The development of structural engineering has always been as dependent upon the availability of materials as upon the expansion of theoretical concepts. Perhaps the greatest single step in the history of civil engineering was the introduction of iron as a primary structural material in the 19th century; it quickly released the bridge and the building from the confines of a technology based upon the limited strength of masonry and wood.
Wendel Bollman, a self-taught Baltimore civil engineer, was the first to evolve a system of bridging in iron to be consistently used on an American railroad, becoming one of the pioneers who ushered in the modern period of structural engineering. Wendel Bollman’s name survives today solely in association with the Bollman truss, and even in this respect is known only to a few older civil and railroad engineers. The Bollman system of trussing, along with those of Whipple and Fink, may be said to have introduced the great age of the metal bridge, and thus, directly, the modern period of civil engineering.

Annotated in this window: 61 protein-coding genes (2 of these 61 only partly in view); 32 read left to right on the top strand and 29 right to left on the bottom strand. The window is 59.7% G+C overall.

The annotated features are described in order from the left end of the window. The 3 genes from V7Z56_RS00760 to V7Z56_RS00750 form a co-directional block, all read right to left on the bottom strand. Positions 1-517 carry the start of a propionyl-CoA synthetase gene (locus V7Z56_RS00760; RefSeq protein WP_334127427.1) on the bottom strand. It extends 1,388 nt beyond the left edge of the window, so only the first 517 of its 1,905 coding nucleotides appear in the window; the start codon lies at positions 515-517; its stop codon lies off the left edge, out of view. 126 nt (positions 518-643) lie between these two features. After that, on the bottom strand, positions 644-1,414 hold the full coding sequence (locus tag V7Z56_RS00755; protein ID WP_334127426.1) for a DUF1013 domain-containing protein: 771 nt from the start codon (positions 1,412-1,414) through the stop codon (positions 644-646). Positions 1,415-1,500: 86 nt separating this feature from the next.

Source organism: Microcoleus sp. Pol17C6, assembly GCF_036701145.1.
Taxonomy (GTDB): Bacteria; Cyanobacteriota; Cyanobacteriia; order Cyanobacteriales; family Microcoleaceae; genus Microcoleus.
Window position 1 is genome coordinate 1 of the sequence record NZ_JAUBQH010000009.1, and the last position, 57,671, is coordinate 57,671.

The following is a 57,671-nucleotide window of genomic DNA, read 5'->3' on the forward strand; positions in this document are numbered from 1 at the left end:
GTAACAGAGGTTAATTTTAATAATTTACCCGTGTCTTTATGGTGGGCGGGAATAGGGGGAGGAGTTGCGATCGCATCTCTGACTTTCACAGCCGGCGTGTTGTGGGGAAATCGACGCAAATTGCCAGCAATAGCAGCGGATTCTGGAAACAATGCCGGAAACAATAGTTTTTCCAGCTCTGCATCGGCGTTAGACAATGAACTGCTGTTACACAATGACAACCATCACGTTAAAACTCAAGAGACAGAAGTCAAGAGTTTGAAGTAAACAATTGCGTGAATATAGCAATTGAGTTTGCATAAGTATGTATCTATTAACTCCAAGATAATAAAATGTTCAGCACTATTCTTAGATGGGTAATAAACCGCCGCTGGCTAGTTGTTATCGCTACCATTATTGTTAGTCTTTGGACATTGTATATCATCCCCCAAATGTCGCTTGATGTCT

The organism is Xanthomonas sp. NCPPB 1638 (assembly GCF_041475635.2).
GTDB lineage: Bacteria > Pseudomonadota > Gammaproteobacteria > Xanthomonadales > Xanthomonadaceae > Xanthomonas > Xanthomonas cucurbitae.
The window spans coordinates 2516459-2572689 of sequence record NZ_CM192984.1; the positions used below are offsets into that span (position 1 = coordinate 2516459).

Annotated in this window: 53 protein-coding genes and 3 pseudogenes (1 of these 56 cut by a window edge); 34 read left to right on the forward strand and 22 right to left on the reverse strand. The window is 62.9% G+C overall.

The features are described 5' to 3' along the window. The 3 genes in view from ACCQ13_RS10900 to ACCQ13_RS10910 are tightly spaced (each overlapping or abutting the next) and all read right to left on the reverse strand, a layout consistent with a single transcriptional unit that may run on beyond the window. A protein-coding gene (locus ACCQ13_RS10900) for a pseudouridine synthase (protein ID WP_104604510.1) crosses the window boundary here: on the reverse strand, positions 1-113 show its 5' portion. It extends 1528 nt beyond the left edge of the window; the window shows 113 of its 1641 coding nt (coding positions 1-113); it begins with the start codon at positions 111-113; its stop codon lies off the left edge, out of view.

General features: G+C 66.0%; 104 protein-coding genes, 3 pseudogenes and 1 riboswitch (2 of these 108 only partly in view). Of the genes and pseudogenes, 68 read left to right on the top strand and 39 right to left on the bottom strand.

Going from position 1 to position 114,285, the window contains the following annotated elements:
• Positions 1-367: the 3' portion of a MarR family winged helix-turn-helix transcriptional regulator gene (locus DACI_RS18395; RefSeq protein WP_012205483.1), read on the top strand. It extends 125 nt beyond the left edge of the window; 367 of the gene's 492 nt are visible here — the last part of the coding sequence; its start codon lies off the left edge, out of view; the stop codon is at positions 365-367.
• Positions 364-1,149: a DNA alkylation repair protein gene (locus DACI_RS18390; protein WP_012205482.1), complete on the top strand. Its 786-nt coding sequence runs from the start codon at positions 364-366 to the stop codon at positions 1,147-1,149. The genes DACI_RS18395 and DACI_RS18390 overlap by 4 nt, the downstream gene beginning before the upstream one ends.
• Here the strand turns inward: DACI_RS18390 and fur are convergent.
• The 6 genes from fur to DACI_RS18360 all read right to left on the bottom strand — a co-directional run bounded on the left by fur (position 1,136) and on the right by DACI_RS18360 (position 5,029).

• Learn the history of one type of early railroad truss, the Bollman Truss.
• Learn why the Bollman Truss was initially used, and why it fell out of favor.
• Learn why iron and later steel replaced masonry and timber as the preferred materials for
About the Author
Thomas Sputo, Ph.D., P.E., S.E., SECB is the Technical Director of the Steel Deck Institute, a trade organization of steel deck manufacturers. Additionally, he is a consulting structural engineer with the Gainesville, FL firm of Sputo and Lammert Engineering, LLC, and Senior Lecturer Emeritus in the Department of Civil and Coastal Engineering at the University of Florida.
There are no special prerequisites for this course.